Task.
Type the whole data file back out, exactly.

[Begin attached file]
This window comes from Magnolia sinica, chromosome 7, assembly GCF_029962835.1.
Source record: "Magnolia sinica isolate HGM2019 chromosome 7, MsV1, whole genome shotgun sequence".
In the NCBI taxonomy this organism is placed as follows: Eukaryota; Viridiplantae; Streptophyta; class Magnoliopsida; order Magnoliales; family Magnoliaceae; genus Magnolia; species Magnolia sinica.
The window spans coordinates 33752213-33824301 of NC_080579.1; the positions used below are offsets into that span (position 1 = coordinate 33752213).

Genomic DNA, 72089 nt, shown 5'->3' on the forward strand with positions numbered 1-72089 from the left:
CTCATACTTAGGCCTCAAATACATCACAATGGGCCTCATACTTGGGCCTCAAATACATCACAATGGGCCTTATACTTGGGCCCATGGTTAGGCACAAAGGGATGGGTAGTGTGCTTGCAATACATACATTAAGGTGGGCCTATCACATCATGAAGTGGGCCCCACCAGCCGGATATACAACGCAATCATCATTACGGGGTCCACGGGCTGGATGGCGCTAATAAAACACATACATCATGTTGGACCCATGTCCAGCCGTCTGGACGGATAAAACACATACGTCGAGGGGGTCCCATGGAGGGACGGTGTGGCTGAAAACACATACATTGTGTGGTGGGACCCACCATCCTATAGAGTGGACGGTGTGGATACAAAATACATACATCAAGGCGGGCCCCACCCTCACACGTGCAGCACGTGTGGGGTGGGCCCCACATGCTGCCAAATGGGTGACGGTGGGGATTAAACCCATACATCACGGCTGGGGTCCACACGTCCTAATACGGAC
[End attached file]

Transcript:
This window comes from Magnolia sinica, chromosome 7, assembly GCF_029962835.1.
Source record: "Magnolia sinica isolate HGM2019 chromosome 7, MsV1, whole genome shotgun sequence".
In the NCBI taxonomy this organism is placed as follows: Eukaryota; Viridiplantae; Streptophyta; class Magnoliopsida; order Magnoliales; family Magnoliaceae; genus Magnolia; species Magnolia sinica.
The window spans coordinates 33752213-33824301 of NC_080579.1; the positions used below are offsets into that span (position 1 = coordinate 33752213).

Genomic DNA, 72089 nt, shown 5'->3' on the forward strand with positions numbered 1-72089 from the left:
CTCATACTTAGGCCTCAAATACATCACAATGGGCCTCATACTTGGGCCTCAAATACATCACAATGGGCCTTATACTTGGGCCCATGGTTAGGCACAAAGGGATGGGTAGTGTGCTTGCAATACATACATTAAGGTGGGCCTATCACATCATGAAGTGGGCCCCACCAGCCGGATATACAACGCAATCATCATTACGGGGTCCACGGGCTGGATGGCGCTAATAAAACACATACATCATGTTGGACCCATGTCCAGCCGTCTGGACGGATAAAACACATACGTCGAGGGGGTCCCATGGAGGGACGGTGTGGCTGAAAACACATACATTGTGTGGTGGGACCCACCATCCTATAGAGTGGACGGTGTGGATACAAAATACATACATCAAGGCGGGCCCCACCCTCACACGTGCAGCACGTGTGGGGTGGGCCCCACATGCTGCCAAATGGGTGACGGTGGGGATTAAACCCATACATCACGGCTGGGGTCCACACGTCCTAATACGGAC